Will the next 10 years bring gaming up into something more relevant, more mature, and more important that feeds our souls and inspires us to live well or will better technology only drive gaming ever deeper down into our id with hyperrealistic gore – always feeding our basest nature?

Dead Space 2 is the new Joe Camel

EA’s new ‘Your Mom Hates This‘ ad campaign for Dead Space 2 is one of the stupidest, most short sighted marketing moves I’ve ever seen. It will come back to bite EA almost without question, but more importantly it will come back to bite all of us who want to see the gaming business mature and garner respect.

Back in the late 90s there was a huge broohaha when the FTC said RJ Reynolds’ Joe Camel ads were a deliberate attempt to market cigarettes to minors. That single ad campaign quickly created a perception in the American mind that cigarette companies were flatly evil and astronomical tobacco settlement cases are part of the 90’s zeitgeist. What EA is doing with this ad campaign is even more blatant and is likely to launch a whole new barrage of class-action lawsuits from the folks who are already convinced that video games create Columbines.

Intel AppUp 1 Year Later

It was exactly 1 year ago that we got our first taste of Intel’s AppUp Center when they launched the beta store at CES 2010. It was received with mixed reviews and nobody really knew what to expect from it.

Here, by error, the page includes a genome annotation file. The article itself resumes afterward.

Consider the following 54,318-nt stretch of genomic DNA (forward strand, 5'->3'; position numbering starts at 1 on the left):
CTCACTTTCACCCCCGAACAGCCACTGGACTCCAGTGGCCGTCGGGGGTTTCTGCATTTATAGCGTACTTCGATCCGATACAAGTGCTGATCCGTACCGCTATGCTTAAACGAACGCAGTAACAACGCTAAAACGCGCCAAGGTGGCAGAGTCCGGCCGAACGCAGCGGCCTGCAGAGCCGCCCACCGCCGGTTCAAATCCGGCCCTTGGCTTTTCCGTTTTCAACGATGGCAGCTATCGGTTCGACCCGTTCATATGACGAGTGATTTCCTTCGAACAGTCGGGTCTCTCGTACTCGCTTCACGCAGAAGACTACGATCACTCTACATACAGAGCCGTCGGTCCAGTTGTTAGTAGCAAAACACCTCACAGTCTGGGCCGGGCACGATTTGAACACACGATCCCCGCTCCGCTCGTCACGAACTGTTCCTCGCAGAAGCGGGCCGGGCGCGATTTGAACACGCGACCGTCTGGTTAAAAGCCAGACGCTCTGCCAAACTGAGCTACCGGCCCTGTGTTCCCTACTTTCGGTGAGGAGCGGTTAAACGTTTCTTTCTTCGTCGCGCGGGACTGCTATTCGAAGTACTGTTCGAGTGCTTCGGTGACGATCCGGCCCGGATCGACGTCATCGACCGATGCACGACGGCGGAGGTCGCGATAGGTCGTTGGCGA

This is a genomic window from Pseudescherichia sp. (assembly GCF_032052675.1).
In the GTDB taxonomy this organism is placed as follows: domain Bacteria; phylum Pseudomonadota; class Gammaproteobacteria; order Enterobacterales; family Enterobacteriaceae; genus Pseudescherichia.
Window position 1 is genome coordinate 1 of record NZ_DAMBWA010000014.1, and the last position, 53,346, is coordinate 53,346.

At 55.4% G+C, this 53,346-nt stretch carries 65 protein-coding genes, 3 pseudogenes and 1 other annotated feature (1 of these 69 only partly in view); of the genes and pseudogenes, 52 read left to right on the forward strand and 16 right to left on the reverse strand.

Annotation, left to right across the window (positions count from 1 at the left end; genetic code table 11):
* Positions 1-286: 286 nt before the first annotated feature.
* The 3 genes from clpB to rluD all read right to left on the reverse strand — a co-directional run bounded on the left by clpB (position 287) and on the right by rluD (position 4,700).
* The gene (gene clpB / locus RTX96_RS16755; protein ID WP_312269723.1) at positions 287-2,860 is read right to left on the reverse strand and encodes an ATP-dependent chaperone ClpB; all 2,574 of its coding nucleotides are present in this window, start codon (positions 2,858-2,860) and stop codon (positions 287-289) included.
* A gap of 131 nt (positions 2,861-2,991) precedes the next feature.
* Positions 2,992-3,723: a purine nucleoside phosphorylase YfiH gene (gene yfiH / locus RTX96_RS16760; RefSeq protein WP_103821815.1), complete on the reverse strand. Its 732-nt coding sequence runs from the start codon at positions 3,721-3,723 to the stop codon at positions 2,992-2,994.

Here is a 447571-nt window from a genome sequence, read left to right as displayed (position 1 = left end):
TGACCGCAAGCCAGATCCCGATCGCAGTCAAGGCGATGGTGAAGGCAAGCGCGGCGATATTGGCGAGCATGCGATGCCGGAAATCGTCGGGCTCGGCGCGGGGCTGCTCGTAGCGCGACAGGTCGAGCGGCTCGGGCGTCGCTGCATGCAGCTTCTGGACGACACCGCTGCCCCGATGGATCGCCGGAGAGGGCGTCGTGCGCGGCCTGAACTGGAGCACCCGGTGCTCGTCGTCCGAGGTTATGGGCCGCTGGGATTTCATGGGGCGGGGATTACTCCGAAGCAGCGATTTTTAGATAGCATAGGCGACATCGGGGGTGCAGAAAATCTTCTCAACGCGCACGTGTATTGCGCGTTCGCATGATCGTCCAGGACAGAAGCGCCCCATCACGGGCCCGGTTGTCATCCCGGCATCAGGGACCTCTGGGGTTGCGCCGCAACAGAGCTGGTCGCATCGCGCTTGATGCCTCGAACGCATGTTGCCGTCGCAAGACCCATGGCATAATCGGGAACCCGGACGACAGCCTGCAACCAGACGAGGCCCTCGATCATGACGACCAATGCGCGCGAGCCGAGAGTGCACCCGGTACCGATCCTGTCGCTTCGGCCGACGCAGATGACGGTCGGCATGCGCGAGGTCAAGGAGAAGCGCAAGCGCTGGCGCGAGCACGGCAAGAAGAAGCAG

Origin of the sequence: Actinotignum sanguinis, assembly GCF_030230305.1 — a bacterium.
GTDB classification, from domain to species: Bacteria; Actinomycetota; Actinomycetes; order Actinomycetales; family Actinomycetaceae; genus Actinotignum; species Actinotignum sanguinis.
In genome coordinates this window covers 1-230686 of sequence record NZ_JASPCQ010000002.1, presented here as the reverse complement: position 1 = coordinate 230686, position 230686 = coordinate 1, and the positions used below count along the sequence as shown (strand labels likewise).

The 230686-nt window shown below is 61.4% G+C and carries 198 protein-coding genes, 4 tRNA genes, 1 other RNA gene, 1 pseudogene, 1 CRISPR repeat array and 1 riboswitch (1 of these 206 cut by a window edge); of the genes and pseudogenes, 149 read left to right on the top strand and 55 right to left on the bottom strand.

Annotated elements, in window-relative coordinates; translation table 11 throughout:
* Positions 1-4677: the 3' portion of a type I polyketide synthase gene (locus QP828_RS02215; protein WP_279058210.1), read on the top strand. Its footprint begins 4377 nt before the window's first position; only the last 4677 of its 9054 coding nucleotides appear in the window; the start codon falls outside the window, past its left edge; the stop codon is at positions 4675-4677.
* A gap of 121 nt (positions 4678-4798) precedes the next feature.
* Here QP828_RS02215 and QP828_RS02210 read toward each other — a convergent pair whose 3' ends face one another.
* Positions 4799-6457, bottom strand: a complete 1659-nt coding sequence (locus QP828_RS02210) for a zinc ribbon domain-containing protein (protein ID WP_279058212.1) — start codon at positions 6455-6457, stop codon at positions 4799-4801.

What a difference a year makes.

Today you look at the AppUp Center and right up front is what must be the biggest runaway hit game of 2010 – Angry Birds. What a huge coup! What a great “I told you so” moment. Congratulations to Intel – Peter, you called it man.

An Open Letter to Intel on The AppUp Center

The app store concept is not a product or a service. It’s a complete reset of the way ALL intellectual property will be sold, shared and distributed. It will completely reshape the world of books, music and software.

How can Intel’s ApUp Center thrive and dominate?
1. Make it Cheap
2. Make it Easy – More importantly, make it LOOK easy.
3. Improve on What Apple has Already Done Well
4. Never Mention MeeGo
5. (After you never mention it) Make MeeGo Beautiful and Bulletproof